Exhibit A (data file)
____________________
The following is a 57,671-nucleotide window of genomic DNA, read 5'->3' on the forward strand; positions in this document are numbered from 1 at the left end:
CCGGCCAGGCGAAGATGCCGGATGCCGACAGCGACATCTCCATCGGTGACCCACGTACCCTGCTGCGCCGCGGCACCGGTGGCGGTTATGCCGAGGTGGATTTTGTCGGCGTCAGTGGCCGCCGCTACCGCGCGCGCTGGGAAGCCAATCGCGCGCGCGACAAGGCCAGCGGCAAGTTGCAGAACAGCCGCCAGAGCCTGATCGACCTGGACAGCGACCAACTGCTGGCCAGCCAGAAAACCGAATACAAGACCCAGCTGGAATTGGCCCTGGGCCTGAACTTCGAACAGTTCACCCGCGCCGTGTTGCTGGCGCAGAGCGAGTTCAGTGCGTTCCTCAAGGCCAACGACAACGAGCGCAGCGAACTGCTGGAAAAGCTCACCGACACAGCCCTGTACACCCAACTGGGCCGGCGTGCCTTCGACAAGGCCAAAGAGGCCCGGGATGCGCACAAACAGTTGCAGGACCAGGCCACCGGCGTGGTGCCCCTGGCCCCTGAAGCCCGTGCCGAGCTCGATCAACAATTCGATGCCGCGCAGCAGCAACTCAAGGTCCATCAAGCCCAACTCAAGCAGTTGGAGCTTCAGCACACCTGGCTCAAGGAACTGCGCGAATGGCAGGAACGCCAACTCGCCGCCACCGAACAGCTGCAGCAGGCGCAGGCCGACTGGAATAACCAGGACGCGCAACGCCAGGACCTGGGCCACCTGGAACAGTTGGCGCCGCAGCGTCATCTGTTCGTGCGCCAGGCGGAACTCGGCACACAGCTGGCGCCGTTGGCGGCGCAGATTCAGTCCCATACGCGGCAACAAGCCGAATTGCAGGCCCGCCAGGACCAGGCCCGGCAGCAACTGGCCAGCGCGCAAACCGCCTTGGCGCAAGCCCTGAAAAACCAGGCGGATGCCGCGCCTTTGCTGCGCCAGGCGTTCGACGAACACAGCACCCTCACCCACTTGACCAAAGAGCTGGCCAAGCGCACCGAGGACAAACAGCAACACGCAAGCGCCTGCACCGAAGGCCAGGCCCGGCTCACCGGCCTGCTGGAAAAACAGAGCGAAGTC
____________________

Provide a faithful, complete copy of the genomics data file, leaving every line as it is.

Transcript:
The following is a 57,671-nucleotide window of genomic DNA, read 5'->3' on the forward strand; positions in this document are numbered from 1 at the left end:
CCGGCCAGGCGAAGATGCCGGATGCCGACAGCGACATCTCCATCGGTGACCCACGTACCCTGCTGCGCCGCGGCACCGGTGGCGGTTATGCCGAGGTGGATTTTGTCGGCGTCAGTGGCCGCCGCTACCGCGCGCGCTGGGAAGCCAATCGCGCGCGCGACAAGGCCAGCGGCAAGTTGCAGAACAGCCGCCAGAGCCTGATCGACCTGGACAGCGACCAACTGCTGGCCAGCCAGAAAACCGAATACAAGACCCAGCTGGAATTGGCCCTGGGCCTGAACTTCGAACAGTTCACCCGCGCCGTGTTGCTGGCGCAGAGCGAGTTCAGTGCGTTCCTCAAGGCCAACGACAACGAGCGCAGCGAACTGCTGGAAAAGCTCACCGACACAGCCCTGTACACCCAACTGGGCCGGCGTGCCTTCGACAAGGCCAAAGAGGCCCGGGATGCGCACAAACAGTTGCAGGACCAGGCCACCGGCGTGGTGCCCCTGGCCCCTGAAGCCCGTGCCGAGCTCGATCAACAATTCGATGCCGCGCAGCAGCAACTCAAGGTCCATCAAGCCCAACTCAAGCAGTTGGAGCTTCAGCACACCTGGCTCAAGGAACTGCGCGAATGGCAGGAACGCCAACTCGCCGCCACCGAACAGCTGCAGCAGGCGCAGGCCGACTGGAATAACCAGGACGCGCAACGCCAGGACCTGGGCCACCTGGAACAGTTGGCGCCGCAGCGTCATCTGTTCGTGCGCCAGGCGGAACTCGGCACACAGCTGGCGCCGTTGGCGGCGCAGATTCAGTCCCATACGCGGCAACAAGCCGAATTGCAGGCCCGCCAGGACCAGGCCCGGCAGCAACTGGCCAGCGCGCAAACCGCCTTGGCGCAAGCCCTGAAAAACCAGGCGGATGCCGCGCCTTTGCTGCGCCAGGCGTTCGACGAACACAGCACCCTCACCCACTTGACCAAAGAGCTGGCCAAGCGCACCGAGGACAAACAGCAACACGCAAGCGCCTGCACCGAAGGCCAGGCCCGGCTCACCGGCCTGCTGGAAAAACAGAGCGAAGTC